Owner: Google Images
Source Type: Images
In the early 1980s, many scientists considered interferon to be a new wonder drug with the potential to treat cancer (this TIME magazine cover is from March, 1980). Interferon is a protein produced naturally by the immune system to combat viruses and bacteria and bioengineers have developed means to produce enhanced versions of this protein by binding it with various molecules. The potential for profit and humanitarian benefit that interferon seemed to promise prompted Fidel Castro to focus Cuba's scientific efforts on biotechnology in order to attain the means to manufacture and market this drug. Thus, in 1981, Cuban scientists traveled to Houston and Helsinki to study the production of interferon and, with equipment purchased from Finland, Germany, and Japan, Cuba soon developed a significant interferon industry. By 1986, Cuba was the world's second leading producer of the human leukocyte interferon and the knowledge gained from its development provided the foundation for its biotechnology industry to expand, especially in the creation of other bio-engineered treatments and vaccines. Although interferon was discredited as a wonder drug for cancer, production has continued in Cuba because of several newly discovered applications. The recombinant alpha 2B interferon, one of the major products of Cuba's biotechnology centers, has proven effective at halting the progress of AIDS in HIV positive patients who have yet to show any symptoms.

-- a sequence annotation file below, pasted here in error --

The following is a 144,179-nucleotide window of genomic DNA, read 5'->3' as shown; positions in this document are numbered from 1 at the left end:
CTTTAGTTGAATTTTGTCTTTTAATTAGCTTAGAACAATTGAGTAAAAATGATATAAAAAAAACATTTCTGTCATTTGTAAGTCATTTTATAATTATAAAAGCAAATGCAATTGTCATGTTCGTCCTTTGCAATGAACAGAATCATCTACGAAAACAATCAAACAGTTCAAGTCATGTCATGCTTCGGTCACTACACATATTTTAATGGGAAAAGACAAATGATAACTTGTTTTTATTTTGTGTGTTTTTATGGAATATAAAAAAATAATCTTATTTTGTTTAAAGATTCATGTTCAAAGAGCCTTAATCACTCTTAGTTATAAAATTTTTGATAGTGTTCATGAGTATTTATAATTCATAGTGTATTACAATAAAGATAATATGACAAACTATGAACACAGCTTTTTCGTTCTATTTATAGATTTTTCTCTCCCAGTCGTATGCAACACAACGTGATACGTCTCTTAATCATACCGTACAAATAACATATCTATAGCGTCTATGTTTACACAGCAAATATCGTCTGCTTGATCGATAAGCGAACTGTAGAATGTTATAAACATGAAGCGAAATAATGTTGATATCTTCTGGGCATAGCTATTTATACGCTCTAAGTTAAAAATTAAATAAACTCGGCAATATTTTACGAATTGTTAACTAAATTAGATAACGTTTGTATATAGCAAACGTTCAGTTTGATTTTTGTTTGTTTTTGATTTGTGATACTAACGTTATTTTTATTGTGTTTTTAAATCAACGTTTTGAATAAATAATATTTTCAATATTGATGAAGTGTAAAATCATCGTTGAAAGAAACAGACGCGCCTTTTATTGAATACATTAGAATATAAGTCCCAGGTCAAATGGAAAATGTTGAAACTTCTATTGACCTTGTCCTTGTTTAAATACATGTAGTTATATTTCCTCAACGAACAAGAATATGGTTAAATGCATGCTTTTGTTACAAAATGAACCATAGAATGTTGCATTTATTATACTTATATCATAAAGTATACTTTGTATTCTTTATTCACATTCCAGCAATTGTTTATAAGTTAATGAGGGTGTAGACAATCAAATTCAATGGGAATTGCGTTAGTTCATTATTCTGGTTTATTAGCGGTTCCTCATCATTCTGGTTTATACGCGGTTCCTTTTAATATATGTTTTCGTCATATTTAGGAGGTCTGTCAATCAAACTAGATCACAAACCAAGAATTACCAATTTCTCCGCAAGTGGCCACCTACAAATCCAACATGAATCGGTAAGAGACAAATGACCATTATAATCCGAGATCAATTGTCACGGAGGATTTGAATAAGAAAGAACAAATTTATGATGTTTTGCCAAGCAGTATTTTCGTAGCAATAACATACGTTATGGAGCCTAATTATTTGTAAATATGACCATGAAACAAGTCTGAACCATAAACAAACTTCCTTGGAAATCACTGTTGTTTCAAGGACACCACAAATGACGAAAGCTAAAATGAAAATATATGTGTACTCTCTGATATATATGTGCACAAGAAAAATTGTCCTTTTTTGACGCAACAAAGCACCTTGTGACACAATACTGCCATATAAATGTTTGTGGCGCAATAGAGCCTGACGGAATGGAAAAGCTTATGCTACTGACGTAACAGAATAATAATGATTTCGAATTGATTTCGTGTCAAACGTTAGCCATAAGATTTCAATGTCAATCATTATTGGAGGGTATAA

CITATION: "TIME Cover: 03-31-1980 on Interferon." Photographer: Henry Grosinski. Courtesy of Google Images.
DIGITAL ID: 12855